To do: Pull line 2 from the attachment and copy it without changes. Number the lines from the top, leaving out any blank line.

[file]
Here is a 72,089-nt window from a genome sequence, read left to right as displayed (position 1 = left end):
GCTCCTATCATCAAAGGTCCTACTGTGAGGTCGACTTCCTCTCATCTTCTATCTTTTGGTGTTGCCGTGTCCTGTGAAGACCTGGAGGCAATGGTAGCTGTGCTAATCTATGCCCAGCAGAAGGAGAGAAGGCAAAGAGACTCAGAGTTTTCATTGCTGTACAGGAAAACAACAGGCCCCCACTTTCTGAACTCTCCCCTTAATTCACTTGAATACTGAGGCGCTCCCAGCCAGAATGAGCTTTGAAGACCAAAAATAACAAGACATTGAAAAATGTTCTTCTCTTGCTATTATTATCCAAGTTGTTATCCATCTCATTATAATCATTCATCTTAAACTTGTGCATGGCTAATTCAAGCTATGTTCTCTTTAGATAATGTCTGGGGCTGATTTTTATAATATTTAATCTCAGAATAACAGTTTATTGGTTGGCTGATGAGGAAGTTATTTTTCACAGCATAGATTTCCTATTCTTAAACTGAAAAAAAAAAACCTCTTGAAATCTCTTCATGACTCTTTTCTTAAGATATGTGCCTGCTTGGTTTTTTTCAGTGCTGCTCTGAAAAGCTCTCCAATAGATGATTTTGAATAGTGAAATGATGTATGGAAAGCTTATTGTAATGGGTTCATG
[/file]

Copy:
GCTCCTATCATCAAAGGTCCTACTGTGAGGTCGACTTCCTCTCATCTTCTATCTTTTGGTGTTGCCGTGTCCTGTGAAGACCTGGAGGCAATGGTAGCTGTGCTAATCTATGCCCAGCAGAAGGAGAGAAGGCAAAGAGACTCAGAGTTTTCATTGCTGTACAGGAAAACAACAGGCCCCCACTTTCTGAACTCTCCCCTTAATTCACTTGAATACTGAGGCGCTCCCAGCCAGAATGAGCTTTGAAGACCAAAAATAACAAGACATTGAAAAATGTTCTTCTCTTGCTATTATTATCCAAGTTGTTATCCATCTCATTATAATCATTCATCTTAAACTTGTGCATGGCTAATTCAAGCTATGTTCTCTTTAGATAATGTCTGGGGCTGATTTTTATAATATTTAATCTCAGAATAACAGTTTATTGGTTGGCTGATGAGGAAGTTATTTTTCACAGCATAGATTTCCTATTCTTAAACTGAAAAAAAAAAACCTCTTGAAATCTCTTCATGACTCTTTTCTTAAGATATGTGCCTGCTTGGTTTTTTTCAGTGCTGCTCTGAAAAGCTCTCCAATAGATGATTTTGAATAGTGAAATGATGTATGGAAAGCTTATTGTAATGGGTTCATG